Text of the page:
Some advice please…

Hello letterpress community!
I have always been interested in paper/stationary and am newly engaged. As I am currently planning my wedding, I have been looking into letterpress for invitations. It’s so gosh darn expensive, so I have been thinking that I want to make these on my own. I attended a letterpress class (just one class where I learned how to use a Kelsey press) and was inspired ! Since then, I have been looking for other ways to get more skills/time. I work full time and so most of the classes I can take will either need to be in the evening or on the weekends.

I was going to try to buy a lifestyle crafts L letterpress but those apparently are discontinued. Does anyone else have any experience with any DIY home letter presses that they can recommend for my wedding invitations? Any suggestions would be appreciated ! Thanks in advance

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Where are you located?

San Diego, CA.

I took a class at bay park press and plan to go back to learn how to use their Vandercook. My original plan was rent studio time in irvine and use their Vandercook but they are unsure of when the studio will be available as its run by volunteers. I looked at eBay and Craigslist for Kelsey presses, but they are very expensive. That’s why I think maybe a home DIY press would be most cost effective for me. Really bummed that the lifestyles L letterpress is discontinued! There are a lot of blogs and websites on how to make your own invites using that machine

adapt something like this?

Thanks for the idea Jonathan - but that looks a little complicated !

If you’re at all handy with woodworking you could make a simple press for small work, something like the illustrated. A little scrap plywood (preferably cabinet-grade 3/4 inch thick, doubled) some short pieces of 2x4, a few screws and a few bolts. Probably you could cadge the scrap wood from a cabinet-maker’s scrap bin, and keep the cost below about $10.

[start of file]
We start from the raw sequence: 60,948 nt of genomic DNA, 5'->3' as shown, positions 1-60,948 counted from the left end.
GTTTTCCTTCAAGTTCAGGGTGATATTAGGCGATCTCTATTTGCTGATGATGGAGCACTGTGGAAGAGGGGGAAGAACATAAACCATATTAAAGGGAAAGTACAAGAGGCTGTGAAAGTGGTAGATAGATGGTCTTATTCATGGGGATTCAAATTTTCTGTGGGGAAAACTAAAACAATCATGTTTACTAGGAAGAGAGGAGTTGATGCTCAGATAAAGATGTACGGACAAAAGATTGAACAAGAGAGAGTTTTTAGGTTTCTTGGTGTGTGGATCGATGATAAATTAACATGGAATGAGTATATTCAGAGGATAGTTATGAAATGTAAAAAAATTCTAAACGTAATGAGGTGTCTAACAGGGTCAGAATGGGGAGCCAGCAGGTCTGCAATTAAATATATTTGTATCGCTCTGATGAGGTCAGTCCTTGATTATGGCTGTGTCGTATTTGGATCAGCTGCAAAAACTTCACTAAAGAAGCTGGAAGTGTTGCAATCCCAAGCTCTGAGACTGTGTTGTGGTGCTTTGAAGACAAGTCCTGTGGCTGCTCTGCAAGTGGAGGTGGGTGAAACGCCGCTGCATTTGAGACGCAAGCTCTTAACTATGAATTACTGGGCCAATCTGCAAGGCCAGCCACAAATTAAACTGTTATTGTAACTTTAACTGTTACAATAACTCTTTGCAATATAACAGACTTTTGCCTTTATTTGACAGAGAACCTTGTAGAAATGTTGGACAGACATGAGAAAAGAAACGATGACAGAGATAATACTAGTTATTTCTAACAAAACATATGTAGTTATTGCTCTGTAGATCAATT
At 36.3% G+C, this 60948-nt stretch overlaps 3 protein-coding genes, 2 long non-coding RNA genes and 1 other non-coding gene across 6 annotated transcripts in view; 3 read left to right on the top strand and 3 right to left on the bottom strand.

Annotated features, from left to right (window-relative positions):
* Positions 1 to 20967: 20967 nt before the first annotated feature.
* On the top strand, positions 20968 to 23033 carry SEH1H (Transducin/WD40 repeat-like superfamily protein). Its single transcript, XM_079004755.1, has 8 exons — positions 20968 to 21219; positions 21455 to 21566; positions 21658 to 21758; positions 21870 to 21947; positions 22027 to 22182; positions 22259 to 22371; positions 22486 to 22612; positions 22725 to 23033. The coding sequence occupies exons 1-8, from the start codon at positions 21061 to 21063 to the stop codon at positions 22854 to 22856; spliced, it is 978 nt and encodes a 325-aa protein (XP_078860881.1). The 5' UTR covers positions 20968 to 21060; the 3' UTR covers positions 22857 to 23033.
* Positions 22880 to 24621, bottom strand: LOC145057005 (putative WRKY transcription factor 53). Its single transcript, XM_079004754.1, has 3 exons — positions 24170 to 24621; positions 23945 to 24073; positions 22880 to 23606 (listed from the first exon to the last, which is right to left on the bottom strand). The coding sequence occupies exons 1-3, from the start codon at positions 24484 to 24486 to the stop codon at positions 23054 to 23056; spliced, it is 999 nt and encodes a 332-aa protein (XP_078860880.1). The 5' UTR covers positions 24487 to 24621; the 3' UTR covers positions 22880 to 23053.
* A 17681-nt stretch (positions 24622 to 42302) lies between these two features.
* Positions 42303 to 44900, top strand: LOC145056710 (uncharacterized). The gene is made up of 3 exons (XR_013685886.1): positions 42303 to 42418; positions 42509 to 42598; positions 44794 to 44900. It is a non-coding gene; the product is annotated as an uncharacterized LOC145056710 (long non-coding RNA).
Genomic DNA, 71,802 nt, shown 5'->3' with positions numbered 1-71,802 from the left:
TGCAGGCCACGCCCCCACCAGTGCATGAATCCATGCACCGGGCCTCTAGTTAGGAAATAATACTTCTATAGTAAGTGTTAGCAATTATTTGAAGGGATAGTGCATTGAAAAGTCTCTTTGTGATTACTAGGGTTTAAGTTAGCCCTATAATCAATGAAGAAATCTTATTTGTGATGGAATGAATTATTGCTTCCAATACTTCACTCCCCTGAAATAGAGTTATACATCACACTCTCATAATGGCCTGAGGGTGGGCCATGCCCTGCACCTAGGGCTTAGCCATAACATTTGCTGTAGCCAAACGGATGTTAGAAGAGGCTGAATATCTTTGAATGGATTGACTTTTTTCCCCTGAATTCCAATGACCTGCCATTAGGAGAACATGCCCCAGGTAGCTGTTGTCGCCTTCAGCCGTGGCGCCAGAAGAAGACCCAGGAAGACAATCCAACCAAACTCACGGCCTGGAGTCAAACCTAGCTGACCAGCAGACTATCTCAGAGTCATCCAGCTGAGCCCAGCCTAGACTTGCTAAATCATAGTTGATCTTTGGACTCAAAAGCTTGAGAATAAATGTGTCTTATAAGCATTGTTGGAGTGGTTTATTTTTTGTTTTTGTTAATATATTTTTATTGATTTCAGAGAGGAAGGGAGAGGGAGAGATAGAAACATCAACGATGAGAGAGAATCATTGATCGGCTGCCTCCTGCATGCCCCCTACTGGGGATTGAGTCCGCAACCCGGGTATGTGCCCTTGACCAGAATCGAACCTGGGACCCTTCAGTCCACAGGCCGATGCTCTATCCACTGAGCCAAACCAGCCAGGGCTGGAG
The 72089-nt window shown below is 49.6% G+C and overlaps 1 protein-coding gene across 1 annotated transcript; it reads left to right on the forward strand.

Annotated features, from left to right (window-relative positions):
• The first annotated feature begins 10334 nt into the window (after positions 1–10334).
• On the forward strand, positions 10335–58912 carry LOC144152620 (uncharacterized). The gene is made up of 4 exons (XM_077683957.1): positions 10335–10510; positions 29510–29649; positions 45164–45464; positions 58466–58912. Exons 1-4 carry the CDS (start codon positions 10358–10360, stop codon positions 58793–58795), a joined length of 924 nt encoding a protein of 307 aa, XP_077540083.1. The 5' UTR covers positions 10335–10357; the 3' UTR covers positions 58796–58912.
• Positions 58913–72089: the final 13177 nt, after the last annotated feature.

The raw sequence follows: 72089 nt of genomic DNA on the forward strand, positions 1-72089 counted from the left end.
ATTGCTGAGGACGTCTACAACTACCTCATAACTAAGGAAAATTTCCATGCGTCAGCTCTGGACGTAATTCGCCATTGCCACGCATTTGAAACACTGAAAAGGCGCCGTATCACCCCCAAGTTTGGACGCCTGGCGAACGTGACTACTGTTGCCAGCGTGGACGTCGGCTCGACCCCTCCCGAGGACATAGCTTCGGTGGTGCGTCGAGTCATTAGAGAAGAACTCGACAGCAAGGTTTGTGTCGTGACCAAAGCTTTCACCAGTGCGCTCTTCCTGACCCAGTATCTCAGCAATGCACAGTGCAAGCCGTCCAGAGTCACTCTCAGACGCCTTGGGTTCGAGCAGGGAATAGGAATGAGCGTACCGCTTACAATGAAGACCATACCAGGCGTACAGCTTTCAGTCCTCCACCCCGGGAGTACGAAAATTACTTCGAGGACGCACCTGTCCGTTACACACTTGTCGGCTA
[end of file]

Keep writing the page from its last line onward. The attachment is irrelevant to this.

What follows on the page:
image: simple press.jpg

simple press.jpg

Thanks for the comment bob - but unfortunately I am not that handy with woodwork and neither is my fiancee. I have been silently looking through blogs and websites like this for a few weeks now and had to psych myself up by telling myself I could learn letterpress! I felt a lot better after my first letterpress class, with some renewed confidence. My goal is to take a full class somewhere in the spring and really start learning the craft but as my wedding is in May, I just need a crash course in how to do this now, which I somewhat feel that I accomplished but am running into some obstacles such as the lifestyles crafts L letterpress machine being discontinued and the studio which I had originally intended to print at not being sure if that would be possible. Has anyone used the evolution letterpress and had any success in making invites? Does it matter if it is the evolution machine vs. lifestyle crafts?

How about raiding the kitchen for a bread board and pastry roller.
Stick your plate to the board.
At one end of the baoard pin half a dozen sheets of news print as a blanket.
Tape your card underneath the newsprint
Pull them both back off the plate.
Ink the plate and then roll the card and newsprint onto your plate pressing down on the roller.
Same as relief printing as you might do in an art class.

You could use a wooden spoon
or if you have a little more money you could buy a speedball press at Dick Blick
“Does it matter if it is the evolution machine vs. lifestyle crafts?”

give tim a call at quality letterpress to see if he’s still teaching classes. he’s a great resource and wonderful teacher!

Why dont you ask around your friends or family for some financial assistance as part of your wedding gifts to have your invites printed by a professional.
To start learning the craft of letterpress before your wedding (stressful enough!) then get up to speed to print them so they are professional looking enought is a big ask.
Its like passing your driving test and jumping straight into a formula 1 or indycar.
I think you will be opening a can of worms and giving yourself massive stress to achieve something in such a short space of time. UNLESS, you can engage the services of a friendly letterpress printer, swapping your time for goods or anything really and learn as you go along. As in help to deliver jobs, make tea/coffee, sweep the floor, anything!
Sorry to sound negative but I have been in the print trade for over 25 years and Im still learning. I think you may be trying to bite off more than you can chew for what will be the biggest and happiest day of your life.